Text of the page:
The partisan Gallon Drunk didn't seem too fussed by such a wonderful sideshow, serious souls that they were. But every now and again someone would walk into the room, stare hard at what was going on before them, and give that confused look that said "How the heck is HE making all THAT noise? On his own!!!"

The next album I got my hands on, Sixty-Nine Stereovox, held more of the same delights, and rarely left my stereo for a number years. Then for a while I kind of lost track of his exploits, until a recent websearch told me that he was still thriving, and still making his delectable swampy racket. Lately he's been accompanied by the glamorous Miss Caroline on drums, but it doesn't appear to have made him any less interesting or unhinged.

And you'll be pleased to hear that the good fellow is playing a few dates in the UK in March. So hunt him down like a dog and bathe in his magnificent otherness. You'll be pleased you did.

All photos © lays with the owners
Videos from YouTube. Underlying © lays with the owners of the clips.

Thursday, 4 February 2010

Music From The Top of the World

One of the first things that you notice when travelling around India, apart from the oppressive humidity and the persistant smell of plasticine, is the music. Pumping out of practically every building and vehicle, the familiar playback style wafts along alleys and highways like a fragrant wind. Those slightly distorted and overdriven vocals so familiar from Bollywood movies soon become engrained in your consciousness, and inside days you'll find the pace of your walk has changed to match the skip of the music's beat.

It's pretty much the same wherever you go, but venture North and the musical landscape begins to make a few subtle changes. Travel up the country to Kashmir and more Arabic influences begin to appear. But once you pick your way through the mountain passes and enter the Himalayan region of Ladakh, you'll notice a sudden marked change. Gone are the pulsating skittish off beats of the dholaks and maddales. Instead a more organic, insistant skip of a rhythm takes over. Sing the phrase 'tummba-tiddily tummba-tiddily' to yourself gently under your breath and you'll get an idea of how it sounds.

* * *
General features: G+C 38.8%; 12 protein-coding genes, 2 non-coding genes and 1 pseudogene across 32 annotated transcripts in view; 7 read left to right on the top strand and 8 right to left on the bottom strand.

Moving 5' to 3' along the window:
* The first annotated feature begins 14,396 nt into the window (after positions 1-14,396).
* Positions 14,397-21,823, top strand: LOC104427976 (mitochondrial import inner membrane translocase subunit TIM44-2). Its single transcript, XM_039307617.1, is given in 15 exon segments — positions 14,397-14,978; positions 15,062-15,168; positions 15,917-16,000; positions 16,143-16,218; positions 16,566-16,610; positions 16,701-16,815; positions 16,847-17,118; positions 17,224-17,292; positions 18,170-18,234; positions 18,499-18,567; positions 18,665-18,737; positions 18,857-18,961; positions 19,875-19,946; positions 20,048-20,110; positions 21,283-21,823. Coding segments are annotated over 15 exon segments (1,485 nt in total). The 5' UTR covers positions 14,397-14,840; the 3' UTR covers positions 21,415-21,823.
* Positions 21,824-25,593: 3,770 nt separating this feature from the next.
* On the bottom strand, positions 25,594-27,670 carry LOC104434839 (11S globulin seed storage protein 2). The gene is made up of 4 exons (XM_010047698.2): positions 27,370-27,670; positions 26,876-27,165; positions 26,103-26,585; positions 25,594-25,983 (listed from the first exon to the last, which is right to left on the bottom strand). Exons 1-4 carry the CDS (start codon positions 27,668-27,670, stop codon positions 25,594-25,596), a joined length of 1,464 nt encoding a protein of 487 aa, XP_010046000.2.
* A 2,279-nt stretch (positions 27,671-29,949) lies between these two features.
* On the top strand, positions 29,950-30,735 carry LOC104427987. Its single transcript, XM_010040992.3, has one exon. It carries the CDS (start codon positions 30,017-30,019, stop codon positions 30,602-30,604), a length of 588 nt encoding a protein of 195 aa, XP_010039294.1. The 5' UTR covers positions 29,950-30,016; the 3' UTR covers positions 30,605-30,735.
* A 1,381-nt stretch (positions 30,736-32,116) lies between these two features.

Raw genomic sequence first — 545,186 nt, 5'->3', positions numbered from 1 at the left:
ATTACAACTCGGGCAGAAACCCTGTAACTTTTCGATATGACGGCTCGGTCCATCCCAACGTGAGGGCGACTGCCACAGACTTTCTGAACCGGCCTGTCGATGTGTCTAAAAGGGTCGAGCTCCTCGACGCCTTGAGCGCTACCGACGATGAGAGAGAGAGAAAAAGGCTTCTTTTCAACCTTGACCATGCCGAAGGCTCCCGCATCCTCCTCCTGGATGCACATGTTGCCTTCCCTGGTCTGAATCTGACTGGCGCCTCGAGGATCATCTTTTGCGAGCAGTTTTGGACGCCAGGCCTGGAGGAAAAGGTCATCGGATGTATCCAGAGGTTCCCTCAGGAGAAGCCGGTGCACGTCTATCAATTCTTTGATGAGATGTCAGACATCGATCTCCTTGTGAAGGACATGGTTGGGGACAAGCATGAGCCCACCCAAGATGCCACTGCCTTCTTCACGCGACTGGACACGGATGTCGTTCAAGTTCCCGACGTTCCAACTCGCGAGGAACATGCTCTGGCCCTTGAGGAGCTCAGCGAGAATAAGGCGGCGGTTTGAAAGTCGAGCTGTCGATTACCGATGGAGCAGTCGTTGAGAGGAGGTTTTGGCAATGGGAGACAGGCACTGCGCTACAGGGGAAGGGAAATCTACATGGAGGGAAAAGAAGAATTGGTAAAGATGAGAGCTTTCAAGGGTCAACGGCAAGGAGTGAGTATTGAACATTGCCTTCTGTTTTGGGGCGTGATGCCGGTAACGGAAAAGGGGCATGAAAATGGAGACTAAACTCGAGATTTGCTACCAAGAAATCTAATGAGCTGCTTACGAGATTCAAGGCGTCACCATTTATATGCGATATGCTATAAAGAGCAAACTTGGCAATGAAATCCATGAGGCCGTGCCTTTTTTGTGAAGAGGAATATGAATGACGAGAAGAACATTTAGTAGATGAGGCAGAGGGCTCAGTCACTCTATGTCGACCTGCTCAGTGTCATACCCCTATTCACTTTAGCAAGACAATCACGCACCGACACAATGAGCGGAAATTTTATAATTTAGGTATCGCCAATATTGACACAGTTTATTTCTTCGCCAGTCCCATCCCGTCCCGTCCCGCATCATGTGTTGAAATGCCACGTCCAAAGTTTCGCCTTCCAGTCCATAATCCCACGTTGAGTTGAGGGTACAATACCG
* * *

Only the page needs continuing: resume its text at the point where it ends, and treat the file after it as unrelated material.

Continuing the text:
And it's so happy too. Ladakh offers a stunning but bleak terrain, and many parts are completely cut off from the rest of the world in the long winter months. Rainfall is minimal, and as such the crops are spartan. And yet its people, predomenantly Buddist, and more akin to Tibetans than they are to any Indian nation, are some of the most cheerful I've ever met. So it's no surprise that their pop music is among the most whimsical and optimistic on the planet.

From what I could gather there are three main themes to the Ladakhi pop song: either a young soldier boy is stationed in the mountains and thinking of his girl back home in the village; a young girl walking around her village, seeing things that remind her of her soldier boy up in the mountains; or lastly the boy and the girl are together and thinking of their future and the landscape that they live in. And that's it. Every song sounds much the same as the last, and they all appear to be recorded not only in the same studio, but by the same plinky plonky keyboard, probably esconced in some chap's ad hoc studio in the capital Leh. But the music is so infectiously sweet that you'll find yourself longing to hear it for years after you visit the area.

The videos, too, are impossibly cute. Always filmed outside, and taking in the glorious scenery and unearthly light, the sweet-faced singers are always gently revelling in their surroundings, and dreaming of their loved ones as they're about their daily business. And you see them everywhere. Compilation discs of the lastest faves are played on tiny boxy screens in restaurants, bars, tourist offices and trinket shops. Ladaki pop is the heartbeat of the region, and the moment you begin to head South again, and the music pumping out of the massive, but always slightly damaged speakers on the buses shifts to more traditional Indan pop sounds, you feel like you're leaving behind an old friend.

There isn't a single Ladakhi pop act that I could recommend, they're all so reassuringly similar. Just listen to and watch some of the videos throughout this post, as they'll give you a flavour of the glorious sounds and images of a remarkable part of the world.

All photos © lays with the owners
Videos from YouTube. Underlying © lays with the owners of the clips.